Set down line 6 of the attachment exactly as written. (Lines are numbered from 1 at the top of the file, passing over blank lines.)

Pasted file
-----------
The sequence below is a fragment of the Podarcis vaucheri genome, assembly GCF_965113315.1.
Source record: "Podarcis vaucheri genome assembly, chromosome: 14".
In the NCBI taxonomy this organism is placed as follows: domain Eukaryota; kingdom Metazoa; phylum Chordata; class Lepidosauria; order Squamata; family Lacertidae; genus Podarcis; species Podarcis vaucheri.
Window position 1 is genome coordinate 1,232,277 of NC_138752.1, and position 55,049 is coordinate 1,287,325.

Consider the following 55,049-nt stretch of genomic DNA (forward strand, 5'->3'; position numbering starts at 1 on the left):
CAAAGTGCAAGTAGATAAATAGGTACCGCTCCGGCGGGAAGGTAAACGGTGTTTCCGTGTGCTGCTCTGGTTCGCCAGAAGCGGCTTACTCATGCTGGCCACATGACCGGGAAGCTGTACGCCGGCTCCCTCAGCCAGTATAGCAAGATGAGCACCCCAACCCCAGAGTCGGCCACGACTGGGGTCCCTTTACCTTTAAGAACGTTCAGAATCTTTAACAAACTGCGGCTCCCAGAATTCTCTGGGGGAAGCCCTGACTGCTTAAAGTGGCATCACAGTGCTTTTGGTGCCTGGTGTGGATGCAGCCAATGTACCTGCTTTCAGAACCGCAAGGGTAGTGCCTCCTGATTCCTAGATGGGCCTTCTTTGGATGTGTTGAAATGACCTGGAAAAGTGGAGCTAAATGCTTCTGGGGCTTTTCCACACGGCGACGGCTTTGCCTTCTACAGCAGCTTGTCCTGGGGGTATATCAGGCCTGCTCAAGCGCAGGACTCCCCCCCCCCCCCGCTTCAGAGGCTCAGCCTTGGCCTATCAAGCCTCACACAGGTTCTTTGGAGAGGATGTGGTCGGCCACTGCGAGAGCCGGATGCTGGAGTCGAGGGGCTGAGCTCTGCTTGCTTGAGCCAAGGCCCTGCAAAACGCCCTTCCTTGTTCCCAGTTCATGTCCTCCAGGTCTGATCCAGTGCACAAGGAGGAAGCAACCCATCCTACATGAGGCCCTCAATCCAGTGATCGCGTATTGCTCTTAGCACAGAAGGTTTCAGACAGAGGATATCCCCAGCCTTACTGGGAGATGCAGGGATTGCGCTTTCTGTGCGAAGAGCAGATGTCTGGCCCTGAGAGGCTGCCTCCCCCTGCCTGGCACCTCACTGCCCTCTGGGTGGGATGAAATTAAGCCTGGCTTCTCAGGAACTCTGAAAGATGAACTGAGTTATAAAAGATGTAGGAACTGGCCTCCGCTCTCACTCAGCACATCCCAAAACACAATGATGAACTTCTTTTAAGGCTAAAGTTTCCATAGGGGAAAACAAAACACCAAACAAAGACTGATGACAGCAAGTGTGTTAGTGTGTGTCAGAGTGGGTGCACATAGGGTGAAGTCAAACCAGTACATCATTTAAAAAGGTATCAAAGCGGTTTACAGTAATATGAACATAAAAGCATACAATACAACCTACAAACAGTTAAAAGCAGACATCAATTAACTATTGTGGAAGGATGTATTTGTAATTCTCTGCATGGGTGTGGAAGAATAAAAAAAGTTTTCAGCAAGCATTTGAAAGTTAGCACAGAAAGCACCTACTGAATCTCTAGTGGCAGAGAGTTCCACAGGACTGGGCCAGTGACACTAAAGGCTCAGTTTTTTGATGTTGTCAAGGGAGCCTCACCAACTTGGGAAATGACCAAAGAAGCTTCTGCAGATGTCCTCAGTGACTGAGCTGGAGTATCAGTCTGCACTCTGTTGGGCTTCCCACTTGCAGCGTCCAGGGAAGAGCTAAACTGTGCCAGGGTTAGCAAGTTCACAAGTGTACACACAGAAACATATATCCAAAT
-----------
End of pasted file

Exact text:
CAAAGTGCAAGTAGATAAATAGGTACCGCTCCGGCGGGAAGGTAAACGGTGTTTCCGTGTGCTGCTCTGGTTCGCCAGAAGCGGCTTACTCATGCTGGCCACATGACCGGGAAGCTGTACGCCGGCTCCCTCAGCCAGTATAGCAAGATGAGCACCCCAACCCCAGAGTCGGCCACGACTGGGGTCCCTTTACCTTTAAGAACGTTCAGAATCTTTAACAAACTGCGGCTCCCAGAATTCTCTGGGGGAAGCCCTGACTGCTTAAAGTGGCATCACAGTGCTTTTGGTGCCTGGTGTGGATGCAGCCAATGTACCTGCTTTCAGAACCGCAAGGGTAGTGCCTCCTGATTCCTAGATGGGCCTTCTTTGGATGTGTTGAAATGACCTGGAAAAGTGGAGCTAAATGCTTCTGGGGCTTTTCCACACGGCGACGGCTTTGCCTTCTACAGCAGCTTGTCCTGGGGGTATATCAGGCCTGCTCAAGCGCAGGACTCCCCCCCCCCCCCGCTTCAGAGGCTCAGCCTTGGCCTATCAAGCCTCACACAGGTTCTTTGGAGAGGATGTGGTCGGCCACTGCGAGAGCCGGATGCTGGAGTCGAGGGGCTGAGCTCTGCTTGCTTGAGCCAAGGCCCTGCAAAACGCCCTTCCTTGTTCCCAGTTCATGTCCTCCAGGTCTGATCCAGTGCACAAGGAGGAAGCAACCCATCCTACATGAGGCCCTCAATCCAGTGATCGCGTATTGCTCTTAGCACAGAAGGTTTCAGACAGAGGATATCCCCAGCCTTACTGGGAGATGCAGGGATTGCGCTTTCTGTGCGAAGAGCAGATGTCTGGCCCTGAGAGGCTGCCTCCCCCTGCCTGGCACCTCACTGCCCTCTGGGTGGGATGAAATTAAGCCTGGCTTCTCAGGAACTCTGAAAGATGAACTGAGTTATAAAAGATGTAGGAACTGGCCTCCGCTCTCACTCAGCACATCCCAAAACACAATGATGAACTTCTTTTAAGGCTAAAGTTTCCATAGGGGAAAACAAAACACCAAACAAAGACTGATGACAGCAAGTGTGTTAGTGTGTGTCAGAGTGGGTGCACATAGGGTGAAGTCAAACCAGTACATCATTTAAAAAGGTATCAAAGCGGTTTACAGTAATATGAACATAAAAGCATACAATACAACCTACAAACAGTTAAAAGCAGACATCAATTAACTATTGTGGAAGGATGTATTTGTAATTCTCTGCATGGGTGTGGAAGAATAAAAAAAGTTTTCAGCAAGCATTTGAAAGTTAGCACAGAAAGCACCTACTGAATCTCTAGTGGCAGAGAGTTCCACAGGACTGGGCCAGTGACACTAAAGGCTCAGTTTTTTGATGTTGTCAAGGGAGCCTCACCAACTTGGGAAATGACCAAAGAAGCTTCTGCAGATGTCCTCAGTGACTGAGCTGGAGTATCAGTCTGCACTCTGTTGGGCTTCCCACTTGCAGCGTCCAGGGAAGAGCTAAACTGTGCCAGGGTTAGCAAGTTCACAAGTGTACACACAGAAACATATATCCAAAT